Tue, Nov 10, 2015 - Page 3 News List

MA-XI MEETING: Tsai slams Ma over missile remarks

PARTISAN:The DPP’s Tsai Ing-wen said party politics should not come into foreign affairs, following the release of a transcript of the Ma-Xi meeting

By Loa Iok-sin  /  Staff reporter

Democratic Progressive Party Legislator Chen Ting-fei, center, yesterday indicates positions on a map during a press conference held in Taipei to challenge Chinese President Xi Jinping’s assertion that Chinese missiles are not pointed at Taiwan.

Photo: Lo Pei-der, Taipei Times

Democratic Progressive Party (DPP) presidential candidate Tsai Ing-wen (蔡英文) yesterday panned President Ma Ying-jeou (馬英九) over a statement he made during a meeting with Chinese President Xi Jinping (習近平) that China should remove missiles aimed at Taiwan to appease criticism from the opposition.

Ma has come under fire for failing to elaborate on the so-called “1992 consensus” as meaning that Taiwan and China belong to “one China,” although each side could make its own interpretation of what “China” means, during Saturday’s meeting and he spoke only of the “one China” principle, according to a transcript of Ma’s statements during the closed-door meeting publicized yesterday by the Mainland Affairs Council.

The transcript drew further criticism over Ma’s request that China remove the more than 1,000 missiles aimed at Taiwan, as it was a “basis for opposition criticism.”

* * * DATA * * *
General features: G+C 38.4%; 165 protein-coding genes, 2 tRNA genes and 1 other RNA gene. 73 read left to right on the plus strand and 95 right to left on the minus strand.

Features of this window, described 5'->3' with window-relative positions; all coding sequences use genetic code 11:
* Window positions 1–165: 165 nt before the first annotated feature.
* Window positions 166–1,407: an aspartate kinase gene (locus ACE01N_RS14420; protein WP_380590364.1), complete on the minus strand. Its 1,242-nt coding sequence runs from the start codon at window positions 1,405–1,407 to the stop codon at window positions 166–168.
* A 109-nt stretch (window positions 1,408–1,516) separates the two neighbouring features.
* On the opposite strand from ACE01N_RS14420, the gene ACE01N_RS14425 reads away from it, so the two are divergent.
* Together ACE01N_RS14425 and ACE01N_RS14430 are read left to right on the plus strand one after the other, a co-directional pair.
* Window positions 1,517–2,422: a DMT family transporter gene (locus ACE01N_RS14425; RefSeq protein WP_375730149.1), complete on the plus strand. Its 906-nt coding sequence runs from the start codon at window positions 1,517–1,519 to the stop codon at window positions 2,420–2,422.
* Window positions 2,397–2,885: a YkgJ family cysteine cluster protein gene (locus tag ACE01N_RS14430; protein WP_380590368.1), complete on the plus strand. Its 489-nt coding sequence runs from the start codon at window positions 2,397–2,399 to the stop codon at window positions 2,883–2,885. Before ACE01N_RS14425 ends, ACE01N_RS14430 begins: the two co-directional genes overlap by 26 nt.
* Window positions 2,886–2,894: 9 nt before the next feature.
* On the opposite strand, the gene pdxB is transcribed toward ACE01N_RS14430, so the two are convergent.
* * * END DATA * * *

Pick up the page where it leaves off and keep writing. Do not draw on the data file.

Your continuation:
Ma later said that Xi told him that the missiles are not aimed at Taiwan.

“The president represents the nation and he should not take into consideration partisan politics when dealing with foreign affairs,” Tsai said in response.

“Military issues, especially, should not be simplified as a dispute between the blue and green political camps, as it could involve lives, property and the safety of Taiwanese,” she said.

“The way that the president describes it is very disappointing,” Tsai added.

Asked if she would follow the so-called “1992 consensus” if elected president, Tsai did not directly address the question.

Tsai said that she has made it very clear that the main objective of her cross-strait policy would be maintaining the free and democratic lifestyle of Taiwanese, as well as maintaining peace and stability across the Taiwan Strait.

“All cross-strait exchanges must meet the criteria of ‘equal footing and dignity,’ ‘open and transparent,’ as well as ‘not involving political preconditions,’” Tsai said.

If elected president, Tsai said her responsibility would be defending the right of Taiwanese to have more options instead of limiting people’s right to choose.

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